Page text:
In Bethany College decided June 10, 2020, the National Labor Relations Board (NLRB or The Board) ruled that it does not exercise jurisdiction over faculty members at religious institutions of higher education. In so holding, the NLRB reversed course on its previous attempts to assert jurisdiction. The NLRB overruled Pacific Lutheran University, an Obama-era ruling, and adopted the three-pronged jurisdictional test announced by the United States Court of Appeals for the District of Columbia Circuit in University of Great Falls v. NLRB.
History of Board Decisions
The NLRB and federal courts have long been at odds regarding whether or not the National Labor Relations Act (the Act) covers employees working at a religiously affiliated school. Historically, the NLRB has made frequent attempts to assert its jurisdiction over these schools and their employees while the Supreme Court and federal district courts have consistently rejected the Board’s attempts.
In its 1975 decision Catholic Bishop of Chicago, the Board first asserted jurisdiction over teachers at two groups of Catholic high schools in the Diocese of Fort Wayne-South Bend in Indiana. In its decision, the Board relied on its policy of declining jurisdiction over religious based educational employers where “they were ‘completely religious, not just religiously associated.’”
In 1979, the United States Supreme Court reviewed the NLRB’s decision and in NLRB v. Catholic Bishop of Chicago, the Court rejected the NLRB’s assertion of jurisdiction stating that if the Act covered church-operated schools and their teachers, there would be “significant risk that the First Amendment will be infringed.” The Court went on to explain that it would not construe the Act to permit the Board’s exercise of jurisdiction over church-operated schools “in the absence of a clear expression of Congress’ intent” to bring them under the Act.
Over the course of the following decades, the Board attempted to test the limits of the Supreme Court’s Catholic Bishop decision, trying to assert its jurisdiction on a case-by-case basis evaluating whether a religiously affiliated school had a “substantial religious character.” These attempts and the “substantial religious character” test were consistently rejected by reviewing federal courts, even when applied to college-level education. One of those decisions was the aforementioned Great Falls decision rendered by the D.C. Court of Appeals in 2002.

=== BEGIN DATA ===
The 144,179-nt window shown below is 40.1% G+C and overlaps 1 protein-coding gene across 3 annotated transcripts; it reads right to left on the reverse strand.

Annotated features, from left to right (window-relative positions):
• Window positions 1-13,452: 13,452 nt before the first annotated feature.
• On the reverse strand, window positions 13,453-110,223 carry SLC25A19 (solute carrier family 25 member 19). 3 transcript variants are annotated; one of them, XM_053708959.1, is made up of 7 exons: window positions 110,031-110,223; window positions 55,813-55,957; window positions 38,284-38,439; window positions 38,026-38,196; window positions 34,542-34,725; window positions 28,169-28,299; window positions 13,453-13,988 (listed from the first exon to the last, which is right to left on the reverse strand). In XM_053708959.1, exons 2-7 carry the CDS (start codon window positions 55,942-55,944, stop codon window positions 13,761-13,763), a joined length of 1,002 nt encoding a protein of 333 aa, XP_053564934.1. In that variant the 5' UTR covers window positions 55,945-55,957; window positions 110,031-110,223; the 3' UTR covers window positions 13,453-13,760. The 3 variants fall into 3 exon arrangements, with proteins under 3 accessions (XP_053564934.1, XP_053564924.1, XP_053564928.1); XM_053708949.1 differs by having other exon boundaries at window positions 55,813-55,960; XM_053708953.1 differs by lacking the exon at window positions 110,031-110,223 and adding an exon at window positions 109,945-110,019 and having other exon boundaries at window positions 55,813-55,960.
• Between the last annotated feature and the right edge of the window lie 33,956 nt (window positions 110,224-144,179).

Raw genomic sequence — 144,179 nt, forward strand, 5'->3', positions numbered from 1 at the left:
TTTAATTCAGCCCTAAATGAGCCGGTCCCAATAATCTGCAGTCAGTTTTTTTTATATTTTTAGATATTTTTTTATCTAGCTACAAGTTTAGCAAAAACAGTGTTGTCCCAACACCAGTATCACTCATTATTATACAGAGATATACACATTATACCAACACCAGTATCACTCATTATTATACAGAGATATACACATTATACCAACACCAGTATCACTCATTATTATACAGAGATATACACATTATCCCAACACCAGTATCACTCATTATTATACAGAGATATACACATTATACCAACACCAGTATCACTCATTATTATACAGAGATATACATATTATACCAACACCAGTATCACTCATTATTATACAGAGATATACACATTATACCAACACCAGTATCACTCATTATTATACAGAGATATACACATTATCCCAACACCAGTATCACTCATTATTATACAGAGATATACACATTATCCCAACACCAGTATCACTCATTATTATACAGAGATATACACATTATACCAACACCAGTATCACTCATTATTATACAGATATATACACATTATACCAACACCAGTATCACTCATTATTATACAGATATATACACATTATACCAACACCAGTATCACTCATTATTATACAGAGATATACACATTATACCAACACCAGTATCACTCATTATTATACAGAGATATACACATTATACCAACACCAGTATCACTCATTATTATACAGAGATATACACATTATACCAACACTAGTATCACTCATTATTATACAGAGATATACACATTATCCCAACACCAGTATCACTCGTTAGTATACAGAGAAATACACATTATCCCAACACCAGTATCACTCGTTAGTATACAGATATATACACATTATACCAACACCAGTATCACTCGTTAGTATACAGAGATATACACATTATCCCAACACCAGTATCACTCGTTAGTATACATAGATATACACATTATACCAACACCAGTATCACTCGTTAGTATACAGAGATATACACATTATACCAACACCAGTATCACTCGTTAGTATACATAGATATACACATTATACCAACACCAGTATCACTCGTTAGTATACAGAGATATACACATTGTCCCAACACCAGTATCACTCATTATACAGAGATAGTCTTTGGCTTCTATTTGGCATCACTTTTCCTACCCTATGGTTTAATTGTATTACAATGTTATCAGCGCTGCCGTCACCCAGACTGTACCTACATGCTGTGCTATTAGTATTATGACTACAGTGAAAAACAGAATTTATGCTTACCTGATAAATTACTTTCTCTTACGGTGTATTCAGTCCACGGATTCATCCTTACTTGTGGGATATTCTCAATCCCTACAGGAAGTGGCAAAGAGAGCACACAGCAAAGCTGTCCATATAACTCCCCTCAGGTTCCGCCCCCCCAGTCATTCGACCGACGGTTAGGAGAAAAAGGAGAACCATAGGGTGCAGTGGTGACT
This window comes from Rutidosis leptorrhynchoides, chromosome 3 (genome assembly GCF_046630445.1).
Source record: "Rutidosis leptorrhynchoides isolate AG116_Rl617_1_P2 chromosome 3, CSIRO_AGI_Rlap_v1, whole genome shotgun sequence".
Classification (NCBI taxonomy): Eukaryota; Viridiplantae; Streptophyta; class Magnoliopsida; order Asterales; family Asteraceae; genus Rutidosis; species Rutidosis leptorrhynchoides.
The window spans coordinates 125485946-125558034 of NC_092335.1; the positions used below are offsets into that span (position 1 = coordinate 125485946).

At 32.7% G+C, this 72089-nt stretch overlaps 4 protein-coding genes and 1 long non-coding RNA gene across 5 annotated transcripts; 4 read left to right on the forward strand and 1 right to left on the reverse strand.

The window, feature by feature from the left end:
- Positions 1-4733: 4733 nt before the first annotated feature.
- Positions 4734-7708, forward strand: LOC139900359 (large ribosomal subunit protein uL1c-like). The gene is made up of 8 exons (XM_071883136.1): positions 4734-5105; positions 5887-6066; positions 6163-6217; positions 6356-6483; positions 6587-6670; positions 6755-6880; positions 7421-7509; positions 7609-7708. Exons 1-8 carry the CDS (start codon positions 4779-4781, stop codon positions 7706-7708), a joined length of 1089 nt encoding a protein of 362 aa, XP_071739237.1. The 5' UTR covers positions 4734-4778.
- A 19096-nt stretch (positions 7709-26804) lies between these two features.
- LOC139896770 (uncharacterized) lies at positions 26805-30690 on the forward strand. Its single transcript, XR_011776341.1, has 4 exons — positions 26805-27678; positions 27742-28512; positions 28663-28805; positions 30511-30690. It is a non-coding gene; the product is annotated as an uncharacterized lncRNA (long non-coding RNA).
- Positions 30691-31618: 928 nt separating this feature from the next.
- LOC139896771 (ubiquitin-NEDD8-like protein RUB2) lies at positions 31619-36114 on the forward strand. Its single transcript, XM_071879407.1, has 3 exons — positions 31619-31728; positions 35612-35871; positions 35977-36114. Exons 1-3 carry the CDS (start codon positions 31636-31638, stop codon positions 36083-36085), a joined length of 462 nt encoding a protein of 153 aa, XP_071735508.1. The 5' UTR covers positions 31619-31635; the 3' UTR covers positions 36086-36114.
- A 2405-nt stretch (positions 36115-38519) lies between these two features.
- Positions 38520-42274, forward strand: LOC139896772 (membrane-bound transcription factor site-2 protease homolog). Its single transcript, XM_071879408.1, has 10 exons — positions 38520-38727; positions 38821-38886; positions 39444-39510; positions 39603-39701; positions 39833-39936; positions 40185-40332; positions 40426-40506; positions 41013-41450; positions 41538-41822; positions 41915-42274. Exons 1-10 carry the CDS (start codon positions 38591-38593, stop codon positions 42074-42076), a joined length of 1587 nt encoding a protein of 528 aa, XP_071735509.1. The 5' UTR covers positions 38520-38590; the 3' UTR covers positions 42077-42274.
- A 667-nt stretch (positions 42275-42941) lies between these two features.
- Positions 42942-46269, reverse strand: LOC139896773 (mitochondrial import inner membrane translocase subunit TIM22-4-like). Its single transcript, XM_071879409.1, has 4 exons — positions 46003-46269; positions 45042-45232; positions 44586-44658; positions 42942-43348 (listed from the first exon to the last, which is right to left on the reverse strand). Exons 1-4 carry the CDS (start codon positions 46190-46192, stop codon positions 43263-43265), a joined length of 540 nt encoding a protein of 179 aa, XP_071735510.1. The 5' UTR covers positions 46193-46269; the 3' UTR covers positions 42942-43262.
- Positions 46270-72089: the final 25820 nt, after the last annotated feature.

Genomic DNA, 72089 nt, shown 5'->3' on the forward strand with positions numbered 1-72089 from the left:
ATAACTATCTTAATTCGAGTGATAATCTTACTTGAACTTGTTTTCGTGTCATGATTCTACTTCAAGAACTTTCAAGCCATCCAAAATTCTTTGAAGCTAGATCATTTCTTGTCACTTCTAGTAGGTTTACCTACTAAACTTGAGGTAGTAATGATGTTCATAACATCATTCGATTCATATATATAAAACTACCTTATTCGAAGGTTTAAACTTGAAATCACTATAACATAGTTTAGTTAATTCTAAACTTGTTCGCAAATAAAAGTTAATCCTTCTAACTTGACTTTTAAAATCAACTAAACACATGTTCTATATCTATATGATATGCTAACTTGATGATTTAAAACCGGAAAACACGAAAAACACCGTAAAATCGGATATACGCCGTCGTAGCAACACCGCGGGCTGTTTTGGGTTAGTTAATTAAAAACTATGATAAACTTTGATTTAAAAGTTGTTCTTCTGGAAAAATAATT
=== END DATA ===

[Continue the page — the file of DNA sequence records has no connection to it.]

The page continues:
Great Falls Decision and the Three-Prong Test
In Great Falls, the D.C. Circuit rejected the “substantial religious character” test and promulgated a three-prong test to determine jurisdiction. The D.C. court found that the “substantial religious character” test involved the same “exact kind of questions into religious matters which Catholic Bishop specifically sought to avoid” with the NLRB “trolling” through the beliefs and the mission of the University. Under the three-prong test, the Board must decline jurisdiction over a religious based educational institution that:
(1) holds itself out to students, faculty, and community as providing a religious educational environment;
(2) is organized as a non-profit; and
(3) is affiliated with or owned, operated, or controlled, directly or indirectly, by a recognized religious organization, or with an entity, membership of which is determined, at least in part, with reference to religion.
Pacific Lutheran University
The Board again attempted to test the limits of Catholic Bishop in its 2014 Pacific Lutheran University ruling. The Board again found that in addition to a University holding itself out as creating a religious environment, a religious college or university seeking to establish that it was exempt from the Board’s jurisdiction also had to show that the faculty members seeking to unionize or asserting rights under the Act themselves were being held out by the university or play a specific role in creating the religious educational environment. This second-step inquiry into the role played by the specific faculty members became a focal point of a new jurisdictional test.
The Board Changes Course and Adopts Three-Prong Test in Bethany College
In its Bethany College decision on June 10, the Board ruled that it does not have jurisdiction over matters concerning teacher or faculty at bona fide religious educational institutions and that Bethany College is in fact a bona fide religious educational institution. It further held that the appropriate test to evaluate whether an educational institution is a bona fide religious educational institution is the three-prong test promulgated in Great Falls.
Bethany College is a 501(c)(3) institution located in Lindsborg, Kansas. It is a ministry of the Evangelical Lutheran Church in America and is owned and operated by the Central States Synod and the Arkansas/Oklahoma Synod. The Board relied on the College’s handbook to find that the first prong of the test was met, and that the College holds itself out as providing a religious educational environment. The second prong was met due to the College’s 501(c)(3) status. Finally, Central States and Arkansas/Oklahoma Synods ownership of the College was sufficient evidence to meet the third prong of the test.
Key Takeaways for Higher Education Institutions
This is a monumental decision by the Board impacting bona fide religious educational institutions. The Board now is in lock-step with federal courts and the Supreme Court and recognizes that the Act does not apply to employees of bona fide religious educational institutions.